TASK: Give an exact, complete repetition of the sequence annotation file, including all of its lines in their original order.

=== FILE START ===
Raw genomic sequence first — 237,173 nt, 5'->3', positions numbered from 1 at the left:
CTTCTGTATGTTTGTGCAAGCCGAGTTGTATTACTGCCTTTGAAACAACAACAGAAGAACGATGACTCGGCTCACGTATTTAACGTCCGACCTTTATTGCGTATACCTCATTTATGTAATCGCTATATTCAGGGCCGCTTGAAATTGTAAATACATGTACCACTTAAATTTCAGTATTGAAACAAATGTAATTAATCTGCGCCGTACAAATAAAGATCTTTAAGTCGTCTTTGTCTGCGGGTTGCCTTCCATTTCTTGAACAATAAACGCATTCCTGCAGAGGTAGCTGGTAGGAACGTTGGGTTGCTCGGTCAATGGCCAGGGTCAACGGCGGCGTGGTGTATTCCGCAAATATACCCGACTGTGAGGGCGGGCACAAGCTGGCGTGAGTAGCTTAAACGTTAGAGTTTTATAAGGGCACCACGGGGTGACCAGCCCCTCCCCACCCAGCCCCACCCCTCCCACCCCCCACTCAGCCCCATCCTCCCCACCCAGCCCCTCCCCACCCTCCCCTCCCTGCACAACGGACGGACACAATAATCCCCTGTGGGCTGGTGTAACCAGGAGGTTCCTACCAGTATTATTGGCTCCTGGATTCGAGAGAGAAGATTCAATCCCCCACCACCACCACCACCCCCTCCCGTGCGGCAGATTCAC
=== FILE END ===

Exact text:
Raw genomic sequence first — 237,173 nt, 5'->3', positions numbered from 1 at the left:
CTTCTGTATGTTTGTGCAAGCCGAGTTGTATTACTGCCTTTGAAACAACAACAGAAGAACGATGACTCGGCTCACGTATTTAACGTCCGACCTTTATTGCGTATACCTCATTTATGTAATCGCTATATTCAGGGCCGCTTGAAATTGTAAATACATGTACCACTTAAATTTCAGTATTGAAACAAATGTAATTAATCTGCGCCGTACAAATAAAGATCTTTAAGTCGTCTTTGTCTGCGGGTTGCCTTCCATTTCTTGAACAATAAACGCATTCCTGCAGAGGTAGCTGGTAGGAACGTTGGGTTGCTCGGTCAATGGCCAGGGTCAACGGCGGCGTGGTGTATTCCGCAAATATACCCGACTGTGAGGGCGGGCACAAGCTGGCGTGAGTAGCTTAAACGTTAGAGTTTTATAAGGGCACCACGGGGTGACCAGCCCCTCCCCACCCAGCCCCACCCCTCCCACCCCCCACTCAGCCCCATCCTCCCCACCCAGCCCCTCCCCACCCTCCCCTCCCTGCACAACGGACGGACACAATAATCCCCTGTGGGCTGGTGTAACCAGGAGGTTCCTACCAGTATTATTGGCTCCTGGATTCGAGAGAGAAGATTCAATCCCCCACCACCACCACCACCCCCTCCCGTGCGGCAGATTCAC